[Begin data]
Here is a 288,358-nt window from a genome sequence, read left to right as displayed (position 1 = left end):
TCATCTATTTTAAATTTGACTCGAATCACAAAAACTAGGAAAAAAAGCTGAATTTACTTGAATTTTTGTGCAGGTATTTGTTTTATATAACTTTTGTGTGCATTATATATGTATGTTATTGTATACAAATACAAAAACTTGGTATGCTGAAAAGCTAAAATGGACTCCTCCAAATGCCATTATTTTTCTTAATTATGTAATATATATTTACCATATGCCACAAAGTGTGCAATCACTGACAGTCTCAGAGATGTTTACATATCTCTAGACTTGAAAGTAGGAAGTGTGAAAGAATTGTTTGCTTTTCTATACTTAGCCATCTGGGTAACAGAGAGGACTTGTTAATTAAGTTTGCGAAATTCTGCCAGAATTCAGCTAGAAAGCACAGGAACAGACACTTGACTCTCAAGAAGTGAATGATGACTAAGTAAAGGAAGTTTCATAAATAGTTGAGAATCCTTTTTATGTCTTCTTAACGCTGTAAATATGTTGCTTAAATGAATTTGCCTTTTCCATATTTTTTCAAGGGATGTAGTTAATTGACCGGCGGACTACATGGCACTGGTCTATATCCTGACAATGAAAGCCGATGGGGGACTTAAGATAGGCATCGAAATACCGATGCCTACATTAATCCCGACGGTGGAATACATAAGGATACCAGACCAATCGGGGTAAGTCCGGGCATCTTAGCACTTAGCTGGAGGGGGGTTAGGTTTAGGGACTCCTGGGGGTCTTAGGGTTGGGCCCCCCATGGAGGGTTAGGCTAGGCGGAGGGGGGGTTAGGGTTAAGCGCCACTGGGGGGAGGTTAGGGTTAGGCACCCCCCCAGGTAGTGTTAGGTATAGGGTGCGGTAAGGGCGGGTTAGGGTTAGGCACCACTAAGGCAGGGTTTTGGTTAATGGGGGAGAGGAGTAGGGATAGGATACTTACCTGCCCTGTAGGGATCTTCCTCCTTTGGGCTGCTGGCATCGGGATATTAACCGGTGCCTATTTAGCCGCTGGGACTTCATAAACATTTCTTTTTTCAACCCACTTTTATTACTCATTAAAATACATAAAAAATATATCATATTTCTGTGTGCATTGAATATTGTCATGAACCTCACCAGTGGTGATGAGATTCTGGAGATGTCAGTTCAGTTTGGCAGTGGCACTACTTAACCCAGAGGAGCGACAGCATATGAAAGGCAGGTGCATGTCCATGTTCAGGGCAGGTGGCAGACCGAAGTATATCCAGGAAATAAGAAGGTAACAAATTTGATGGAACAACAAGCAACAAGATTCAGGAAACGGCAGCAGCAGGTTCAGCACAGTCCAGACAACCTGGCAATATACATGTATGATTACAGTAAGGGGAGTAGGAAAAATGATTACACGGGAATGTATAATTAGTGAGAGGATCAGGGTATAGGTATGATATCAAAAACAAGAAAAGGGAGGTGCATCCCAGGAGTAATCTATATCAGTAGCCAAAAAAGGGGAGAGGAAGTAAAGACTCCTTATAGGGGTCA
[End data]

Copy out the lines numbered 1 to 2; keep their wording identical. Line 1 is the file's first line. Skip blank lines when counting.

Here is a 288,358-nt window from a genome sequence, read left to right as displayed (position 1 = left end):
TCATCTATTTTAAATTTGACTCGAATCACAAAAACTAGGAAAAAAAGCTGAATTTACTTGAATTTTTGTGCAGGTATTTGTTTTATATAACTTTTGTGTGCATTATATATGTATGTTATTGTATACAAATACAAAAACTTGGTATGCTGAAAAGCTAAAATGGACTCCTCCAAATGCCATTATTTTTCTTAATTATGTAATATATATTTACCATATGCCACAAAGTGTGCAATCACTGACAGTCTCAGAGATGTTTACATATCTCTAGACTTGAAAGTAGGAAGTGTGAAAGAATTGTTTGCTTTTCTATACTTAGCCATCTGGGTAACAGAGAGGACTTGTTAATTAAGTTTGCGAAATTCTGCCAGAATTCAGCTAGAAAGCACAGGAACAGACACTTGACTCTCAAGAAGTGAATGATGACTAAGTAAAGGAAGTTTCATAAATAGTTGAGAATCCTTTTTATGTCTTCTTAACGCTGTAAATATGTTGCTTAAATGAATTTGCCTTTTCCATATTTTTTCAAGGGATGTAGTTAATTGACCGGCGGACTACATGGCACTGGTCTATATCCTGACAATGAAAGCCGATGGGGGACTTAAGATAGGCATCGAAATACCGATGCCTACATTAATCCCGACGGTGGAATACATAAGGATACCAGACCAATCGGGGTAAGTCCGGGCATCTTAGCACTTAGCTGGAGGGGGGTTAGGTTTAGGGACTCCTGGGGGTCTTAGGGTTGGGCCCCCCATGGAGGGTTAGGCTAGGCGGAGGGGGGGTTAGGGTTAAGCGCCACTGGGGGGAGGTTAGGGTTAGGCACCCCCCCAGGTAGTGTTAGGTATAGGGTGCGGTAAGGGCGGGTTAGGGTTAGGCACCACTAAGGCAGGGTTTTGGTTAATGGGGGAGAGGAGTAGGGATAGGATACTTACCTGCCCTGTAGGGATCTTCCTCCTTTGGGCTGCTGGCATCGGGATATTAACCGGTGCCTATTTAGCCGCTGGGACTTCATAAACATTTCTTTTTTCAACCCACTTTTATTACTCATTAAAATACATAAAAAATATATCATATTTCTGTGTGCATTGAATATTGTCATGAACCTCACCAGTGGTGATGAGATTCTGGAGATGTCAGTTCAGTTTGGCAGTGGCACTACTTAACCCAGAGGAGCGACAGCATATGAAAGGCAGGTGCATGTCCATGTTCAGGGCAGGTGGCAGACCGAAGTATATCCAGGAAATAAGAAGGTAACAAATTTGATGGAACAACAAGCAACAAGATTCAGGAAACGGCAGCAGCAGGTTCAGCACAGTCCAGACAACCTGGCAATATACATGTATGATTACAGTAAGGGGAGTAGGAAAAATGATTACACGGGAATGTATAATTAGTGAGAGGATCAGGGTATAGGTATGATATCAAAAACAAGAAAAGGGAGGTGCATCCCAGGAGTAATCTATATCAGTAGCCAAAAAAGGGGAGAGGAAGTAAAGACTCCTTATAGGGGTCA